A combinations of insecticides from the nets could also end up in the waterways
Insecticide-treated mosquito nets (ITN) have saved millions of lives from malaria since its development in the 1990s and free large-scale distribution since the mid-2000s.
However, across sub-Saharan Africa, ITNs are often used as fishing nets as several studies have suggested. This behaviour could endanger the health of fisheries as well as humans, according to a recent commentary published in Environmental Health Perspectives.
The introduction of ITNs in malaria-prone tropical regions has also contributed to the problem of overfishing and has threatened fisheries with collapse.
ITNs are nets with small mesh which allows the capture of very small-bodied fish species and juveniles of larger-bodied species as seen in Mozambique. This can limit the long-term sustainability of fishing and subsequently lead to decline in fishery health.
Given the cash value of fish, the ease of ITN fishing, and limited alternative income opportunities, distribution of ITNs in fishing communities without strong fisheries management would present a serious challenge to fisheries, aquatic biodiversity and human health, the piece argued.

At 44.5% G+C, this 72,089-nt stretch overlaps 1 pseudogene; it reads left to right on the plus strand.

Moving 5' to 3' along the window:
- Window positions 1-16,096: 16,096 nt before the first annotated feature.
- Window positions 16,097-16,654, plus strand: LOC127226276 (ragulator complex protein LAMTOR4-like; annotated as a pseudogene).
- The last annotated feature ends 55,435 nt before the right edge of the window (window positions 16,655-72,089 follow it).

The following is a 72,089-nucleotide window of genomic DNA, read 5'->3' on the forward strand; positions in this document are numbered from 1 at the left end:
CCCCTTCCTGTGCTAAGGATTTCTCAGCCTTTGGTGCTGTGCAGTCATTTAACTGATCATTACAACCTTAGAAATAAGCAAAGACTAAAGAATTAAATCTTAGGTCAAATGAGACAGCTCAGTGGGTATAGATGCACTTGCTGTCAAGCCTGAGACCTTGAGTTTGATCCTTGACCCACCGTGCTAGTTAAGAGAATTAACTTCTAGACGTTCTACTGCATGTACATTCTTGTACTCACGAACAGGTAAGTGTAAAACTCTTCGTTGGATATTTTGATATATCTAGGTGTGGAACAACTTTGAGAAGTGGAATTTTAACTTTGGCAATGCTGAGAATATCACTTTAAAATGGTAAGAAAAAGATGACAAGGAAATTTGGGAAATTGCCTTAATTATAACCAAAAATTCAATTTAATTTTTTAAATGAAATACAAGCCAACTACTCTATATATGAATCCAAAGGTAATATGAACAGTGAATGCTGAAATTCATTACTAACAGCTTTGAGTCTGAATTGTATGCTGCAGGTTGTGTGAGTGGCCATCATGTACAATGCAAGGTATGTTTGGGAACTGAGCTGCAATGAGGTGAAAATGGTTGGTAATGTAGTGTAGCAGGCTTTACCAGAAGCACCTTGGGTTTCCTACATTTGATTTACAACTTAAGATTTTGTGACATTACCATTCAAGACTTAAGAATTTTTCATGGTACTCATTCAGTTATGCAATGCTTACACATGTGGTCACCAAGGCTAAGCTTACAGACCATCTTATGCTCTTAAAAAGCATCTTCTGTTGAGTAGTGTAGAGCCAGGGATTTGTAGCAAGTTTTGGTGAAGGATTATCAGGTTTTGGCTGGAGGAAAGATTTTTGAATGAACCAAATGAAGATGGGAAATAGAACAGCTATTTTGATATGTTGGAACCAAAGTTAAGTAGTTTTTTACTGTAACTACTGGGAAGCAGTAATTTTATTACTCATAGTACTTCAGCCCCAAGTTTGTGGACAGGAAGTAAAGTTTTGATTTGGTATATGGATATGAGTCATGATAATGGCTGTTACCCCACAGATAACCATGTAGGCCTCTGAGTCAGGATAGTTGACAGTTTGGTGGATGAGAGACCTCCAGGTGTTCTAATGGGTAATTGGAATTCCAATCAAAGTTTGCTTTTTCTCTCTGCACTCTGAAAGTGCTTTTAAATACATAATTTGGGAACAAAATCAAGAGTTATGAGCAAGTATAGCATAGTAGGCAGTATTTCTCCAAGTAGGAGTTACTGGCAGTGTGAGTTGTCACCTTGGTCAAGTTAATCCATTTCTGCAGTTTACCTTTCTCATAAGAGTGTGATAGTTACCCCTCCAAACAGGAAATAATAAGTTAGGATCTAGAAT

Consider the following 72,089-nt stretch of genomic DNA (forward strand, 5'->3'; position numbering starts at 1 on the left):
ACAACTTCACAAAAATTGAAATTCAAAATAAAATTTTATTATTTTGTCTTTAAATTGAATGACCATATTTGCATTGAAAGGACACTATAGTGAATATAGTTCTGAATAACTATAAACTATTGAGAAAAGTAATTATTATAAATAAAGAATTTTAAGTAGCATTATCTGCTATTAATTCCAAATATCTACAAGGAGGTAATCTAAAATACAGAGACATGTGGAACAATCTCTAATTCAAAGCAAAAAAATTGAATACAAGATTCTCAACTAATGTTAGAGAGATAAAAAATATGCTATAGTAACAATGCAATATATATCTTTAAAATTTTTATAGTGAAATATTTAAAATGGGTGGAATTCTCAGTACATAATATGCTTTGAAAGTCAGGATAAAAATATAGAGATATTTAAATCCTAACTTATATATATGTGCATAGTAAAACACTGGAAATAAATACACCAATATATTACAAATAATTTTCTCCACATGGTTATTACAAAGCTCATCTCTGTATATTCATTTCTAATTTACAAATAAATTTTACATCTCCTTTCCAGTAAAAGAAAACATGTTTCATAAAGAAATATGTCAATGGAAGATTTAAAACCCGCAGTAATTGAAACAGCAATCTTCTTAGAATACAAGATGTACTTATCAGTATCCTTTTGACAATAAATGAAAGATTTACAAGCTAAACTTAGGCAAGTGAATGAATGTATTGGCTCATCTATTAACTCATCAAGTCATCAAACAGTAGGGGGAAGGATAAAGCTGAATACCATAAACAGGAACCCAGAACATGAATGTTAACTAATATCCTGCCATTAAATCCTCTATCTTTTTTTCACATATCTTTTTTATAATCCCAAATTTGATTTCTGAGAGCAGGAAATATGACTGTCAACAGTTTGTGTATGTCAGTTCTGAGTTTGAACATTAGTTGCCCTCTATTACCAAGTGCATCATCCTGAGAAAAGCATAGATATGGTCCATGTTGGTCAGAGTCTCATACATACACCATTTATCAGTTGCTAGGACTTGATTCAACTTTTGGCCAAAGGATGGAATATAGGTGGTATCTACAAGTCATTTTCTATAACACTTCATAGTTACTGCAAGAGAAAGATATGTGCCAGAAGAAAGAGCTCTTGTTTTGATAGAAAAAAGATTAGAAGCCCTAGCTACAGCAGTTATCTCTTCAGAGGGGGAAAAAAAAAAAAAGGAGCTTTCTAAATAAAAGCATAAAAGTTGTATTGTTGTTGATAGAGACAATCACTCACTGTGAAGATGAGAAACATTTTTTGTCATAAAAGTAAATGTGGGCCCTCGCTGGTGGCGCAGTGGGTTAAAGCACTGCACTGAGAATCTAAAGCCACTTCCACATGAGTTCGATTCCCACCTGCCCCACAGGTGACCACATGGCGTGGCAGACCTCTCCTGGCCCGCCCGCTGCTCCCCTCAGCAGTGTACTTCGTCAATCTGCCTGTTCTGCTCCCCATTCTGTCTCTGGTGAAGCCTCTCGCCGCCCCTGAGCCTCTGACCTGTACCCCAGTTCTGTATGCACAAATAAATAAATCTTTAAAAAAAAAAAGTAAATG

Human toxicity to pyrethroid-based insecticides, commonly used to treat mosquito nets, was traditionally thought to be low. Newer studies have, however, shown that pyrethroid exposure could lead to neurocognitive developmental disorders, diabetes, and cardiovascular diseases.
Moreover, malaria-transmitting mosquitoes in many areas have developed resistance to the pyrethroid insecticides. Thus, scientists have experimented with treating the nets with multiple insecticides.
Success was reported from the inclusion of a synergist, piperonyl butoxide, which increased mortality in mosquito populations. In other experiments, a growth hormone inhibitor, pyriproxyfen, which controls the aquatic stage of a mosquito’s life cycle.
These combinations of insecticides could also end up in the waterways through ITNs that are used as fishing nets.
The behavior of fishing with ITNs is understandable and perhaps even predictable if seen through the prism of sustainable livelihoods framework.
An underlying aspect of the sustainable livelihoods framework is that rural livelihoods change as people exploit opportunities to generate income or ensure food security. Although ITNs are intended to be used to reduce malaria and improve health (human capital), they are tools (physical capital) and are repurposed to achieve livelihood outcomes such as food security and increased income through fishing.
ITN-fishing in tropical regions is an emerging form of fisheries exploitation and if left unchecked, could potentially exacerbate the collapse of systems that are already vulnerable.
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